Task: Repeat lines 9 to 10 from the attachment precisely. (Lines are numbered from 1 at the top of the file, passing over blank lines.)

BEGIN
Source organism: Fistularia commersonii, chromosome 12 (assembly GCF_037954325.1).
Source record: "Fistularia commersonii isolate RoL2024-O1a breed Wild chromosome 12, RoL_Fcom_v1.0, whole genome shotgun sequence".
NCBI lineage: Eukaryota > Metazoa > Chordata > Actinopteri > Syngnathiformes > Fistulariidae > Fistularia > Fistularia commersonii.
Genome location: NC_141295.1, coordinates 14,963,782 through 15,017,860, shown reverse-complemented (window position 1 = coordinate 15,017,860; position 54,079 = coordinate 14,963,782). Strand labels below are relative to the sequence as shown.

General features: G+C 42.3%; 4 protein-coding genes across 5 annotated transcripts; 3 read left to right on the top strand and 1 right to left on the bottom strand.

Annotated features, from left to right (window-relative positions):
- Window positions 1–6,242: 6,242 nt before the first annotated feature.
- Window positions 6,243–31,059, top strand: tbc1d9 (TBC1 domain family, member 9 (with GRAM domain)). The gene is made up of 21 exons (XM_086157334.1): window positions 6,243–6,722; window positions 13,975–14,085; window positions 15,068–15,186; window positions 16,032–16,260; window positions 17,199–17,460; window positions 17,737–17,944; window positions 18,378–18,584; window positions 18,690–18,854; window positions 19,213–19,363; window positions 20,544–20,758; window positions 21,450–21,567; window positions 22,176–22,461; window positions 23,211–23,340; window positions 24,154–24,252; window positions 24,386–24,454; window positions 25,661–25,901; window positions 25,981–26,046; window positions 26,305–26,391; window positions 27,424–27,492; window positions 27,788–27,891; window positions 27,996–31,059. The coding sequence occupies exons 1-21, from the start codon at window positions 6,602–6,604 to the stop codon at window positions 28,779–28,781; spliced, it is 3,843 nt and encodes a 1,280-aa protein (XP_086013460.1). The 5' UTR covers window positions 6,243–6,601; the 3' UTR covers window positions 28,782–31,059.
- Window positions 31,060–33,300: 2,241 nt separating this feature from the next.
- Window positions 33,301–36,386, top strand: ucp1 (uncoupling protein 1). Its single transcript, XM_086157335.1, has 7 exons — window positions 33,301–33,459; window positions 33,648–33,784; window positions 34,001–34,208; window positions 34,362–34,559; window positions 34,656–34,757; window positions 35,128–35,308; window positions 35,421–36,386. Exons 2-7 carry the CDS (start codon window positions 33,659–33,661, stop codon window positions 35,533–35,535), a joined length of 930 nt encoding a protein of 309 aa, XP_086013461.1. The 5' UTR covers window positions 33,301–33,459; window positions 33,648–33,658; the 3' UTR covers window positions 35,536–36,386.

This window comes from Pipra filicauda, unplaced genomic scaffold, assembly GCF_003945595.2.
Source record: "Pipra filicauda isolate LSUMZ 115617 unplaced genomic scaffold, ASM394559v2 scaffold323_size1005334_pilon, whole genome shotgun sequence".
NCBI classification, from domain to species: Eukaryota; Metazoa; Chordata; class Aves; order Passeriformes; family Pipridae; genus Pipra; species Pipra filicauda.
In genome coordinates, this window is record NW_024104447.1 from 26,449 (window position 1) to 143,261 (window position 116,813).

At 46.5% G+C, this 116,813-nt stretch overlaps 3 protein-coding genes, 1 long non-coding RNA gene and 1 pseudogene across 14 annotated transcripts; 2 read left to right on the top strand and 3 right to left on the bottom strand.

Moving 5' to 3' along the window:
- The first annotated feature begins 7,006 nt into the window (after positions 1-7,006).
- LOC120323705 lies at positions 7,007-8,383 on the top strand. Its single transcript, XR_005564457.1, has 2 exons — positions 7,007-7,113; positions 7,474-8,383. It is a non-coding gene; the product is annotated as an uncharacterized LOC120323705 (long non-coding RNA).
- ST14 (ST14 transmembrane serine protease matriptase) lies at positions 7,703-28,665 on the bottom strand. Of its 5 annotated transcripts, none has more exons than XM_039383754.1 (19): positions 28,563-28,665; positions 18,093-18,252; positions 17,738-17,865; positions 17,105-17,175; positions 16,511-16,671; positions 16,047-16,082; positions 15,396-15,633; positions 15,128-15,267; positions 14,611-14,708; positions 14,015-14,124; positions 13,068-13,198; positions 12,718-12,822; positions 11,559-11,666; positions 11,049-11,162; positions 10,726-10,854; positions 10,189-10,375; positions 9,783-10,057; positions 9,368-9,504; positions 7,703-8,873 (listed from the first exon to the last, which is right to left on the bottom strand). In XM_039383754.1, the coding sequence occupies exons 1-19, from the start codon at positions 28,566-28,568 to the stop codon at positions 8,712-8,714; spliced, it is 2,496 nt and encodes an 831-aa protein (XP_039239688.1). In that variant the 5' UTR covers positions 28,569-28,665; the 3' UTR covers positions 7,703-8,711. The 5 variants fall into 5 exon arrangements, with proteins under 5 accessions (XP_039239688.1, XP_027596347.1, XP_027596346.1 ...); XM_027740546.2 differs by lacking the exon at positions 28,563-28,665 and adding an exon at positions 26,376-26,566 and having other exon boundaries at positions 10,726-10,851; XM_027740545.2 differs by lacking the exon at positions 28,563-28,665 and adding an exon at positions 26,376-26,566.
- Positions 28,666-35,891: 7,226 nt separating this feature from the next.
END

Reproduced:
- Window positions 31,060–33,300: 2,241 nt separating this feature from the next.
- Window positions 33,301–36,386, top strand: ucp1 (uncoupling protein 1). Its single transcript, XM_086157335.1, has 7 exons — window positions 33,301–33,459; window positions 33,648–33,784; window positions 34,001–34,208; window positions 34,362–34,559; window positions 34,656–34,757; window positions 35,128–35,308; window positions 35,421–36,386. Exons 2-7 carry the CDS (start codon window positions 33,659–33,661, stop codon window positions 35,533–35,535), a joined length of 930 nt encoding a protein of 309 aa, XP_086013461.1. The 5' UTR covers window positions 33,301–33,459; window positions 33,648–33,658; the 3' UTR covers window positions 35,536–36,386.